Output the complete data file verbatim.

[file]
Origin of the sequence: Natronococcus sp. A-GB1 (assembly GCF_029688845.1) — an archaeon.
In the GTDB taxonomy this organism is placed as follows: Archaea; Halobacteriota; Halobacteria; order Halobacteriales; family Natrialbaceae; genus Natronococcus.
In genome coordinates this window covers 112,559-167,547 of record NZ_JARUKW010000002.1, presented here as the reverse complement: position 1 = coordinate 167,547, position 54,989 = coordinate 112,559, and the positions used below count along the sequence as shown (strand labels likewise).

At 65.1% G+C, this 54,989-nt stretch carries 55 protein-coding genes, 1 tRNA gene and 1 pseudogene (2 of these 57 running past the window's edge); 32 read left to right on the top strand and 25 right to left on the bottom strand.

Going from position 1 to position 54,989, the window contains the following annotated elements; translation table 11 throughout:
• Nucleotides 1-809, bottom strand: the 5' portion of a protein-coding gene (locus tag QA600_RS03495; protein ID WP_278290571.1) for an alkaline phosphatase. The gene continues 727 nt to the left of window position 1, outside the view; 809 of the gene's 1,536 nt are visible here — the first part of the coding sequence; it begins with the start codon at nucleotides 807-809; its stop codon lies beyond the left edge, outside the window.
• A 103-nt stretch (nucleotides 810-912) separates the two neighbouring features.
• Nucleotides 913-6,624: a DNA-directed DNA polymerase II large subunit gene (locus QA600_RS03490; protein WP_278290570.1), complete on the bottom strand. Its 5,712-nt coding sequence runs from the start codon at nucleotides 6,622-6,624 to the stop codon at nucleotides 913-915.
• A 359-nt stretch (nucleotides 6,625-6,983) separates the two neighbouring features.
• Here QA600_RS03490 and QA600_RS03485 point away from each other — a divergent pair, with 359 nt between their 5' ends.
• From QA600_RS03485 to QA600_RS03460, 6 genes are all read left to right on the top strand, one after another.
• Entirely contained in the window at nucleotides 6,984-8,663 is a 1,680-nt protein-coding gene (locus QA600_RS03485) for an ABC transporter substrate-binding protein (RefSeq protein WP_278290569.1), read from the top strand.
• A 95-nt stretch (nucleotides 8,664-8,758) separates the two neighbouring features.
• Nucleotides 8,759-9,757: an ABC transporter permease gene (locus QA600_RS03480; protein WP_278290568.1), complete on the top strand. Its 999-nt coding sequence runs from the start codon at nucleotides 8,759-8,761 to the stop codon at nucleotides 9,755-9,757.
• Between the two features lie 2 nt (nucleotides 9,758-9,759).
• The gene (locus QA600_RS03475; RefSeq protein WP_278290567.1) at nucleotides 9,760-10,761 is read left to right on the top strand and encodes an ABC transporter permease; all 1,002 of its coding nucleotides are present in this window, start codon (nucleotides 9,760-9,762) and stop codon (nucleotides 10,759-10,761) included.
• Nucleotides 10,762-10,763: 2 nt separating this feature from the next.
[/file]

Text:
Origin of the sequence: Natronococcus sp. A-GB1 (assembly GCF_029688845.1) — an archaeon.
In the GTDB taxonomy this organism is placed as follows: Archaea; Halobacteriota; Halobacteria; order Halobacteriales; family Natrialbaceae; genus Natronococcus.
In genome coordinates this window covers 112,559-167,547 of record NZ_JARUKW010000002.1, presented here as the reverse complement: position 1 = coordinate 167,547, position 54,989 = coordinate 112,559, and the positions used below count along the sequence as shown (strand labels likewise).

At 65.1% G+C, this 54,989-nt stretch carries 55 protein-coding genes, 1 tRNA gene and 1 pseudogene (2 of these 57 running past the window's edge); 32 read left to right on the top strand and 25 right to left on the bottom strand.

Going from position 1 to position 54,989, the window contains the following annotated elements; translation table 11 throughout:
• Nucleotides 1-809, bottom strand: the 5' portion of a protein-coding gene (locus tag QA600_RS03495; protein ID WP_278290571.1) for an alkaline phosphatase. The gene continues 727 nt to the left of window position 1, outside the view; 809 of the gene's 1,536 nt are visible here — the first part of the coding sequence; it begins with the start codon at nucleotides 807-809; its stop codon lies beyond the left edge, outside the window.
• A 103-nt stretch (nucleotides 810-912) separates the two neighbouring features.
• Nucleotides 913-6,624: a DNA-directed DNA polymerase II large subunit gene (locus QA600_RS03490; protein WP_278290570.1), complete on the bottom strand. Its 5,712-nt coding sequence runs from the start codon at nucleotides 6,622-6,624 to the stop codon at nucleotides 913-915.
• A 359-nt stretch (nucleotides 6,625-6,983) separates the two neighbouring features.
• Here QA600_RS03490 and QA600_RS03485 point away from each other — a divergent pair, with 359 nt between their 5' ends.
• From QA600_RS03485 to QA600_RS03460, 6 genes are all read left to right on the top strand, one after another.
• Entirely contained in the window at nucleotides 6,984-8,663 is a 1,680-nt protein-coding gene (locus QA600_RS03485) for an ABC transporter substrate-binding protein (RefSeq protein WP_278290569.1), read from the top strand.
• A 95-nt stretch (nucleotides 8,664-8,758) separates the two neighbouring features.
• Nucleotides 8,759-9,757: an ABC transporter permease gene (locus QA600_RS03480; protein WP_278290568.1), complete on the top strand. Its 999-nt coding sequence runs from the start codon at nucleotides 8,759-8,761 to the stop codon at nucleotides 9,755-9,757.
• Between the two features lie 2 nt (nucleotides 9,758-9,759).
• The gene (locus QA600_RS03475; RefSeq protein WP_278290567.1) at nucleotides 9,760-10,761 is read left to right on the top strand and encodes an ABC transporter permease; all 1,002 of its coding nucleotides are present in this window, start codon (nucleotides 9,760-9,762) and stop codon (nucleotides 10,759-10,761) included.
• Nucleotides 10,762-10,763: 2 nt separating this feature from the next.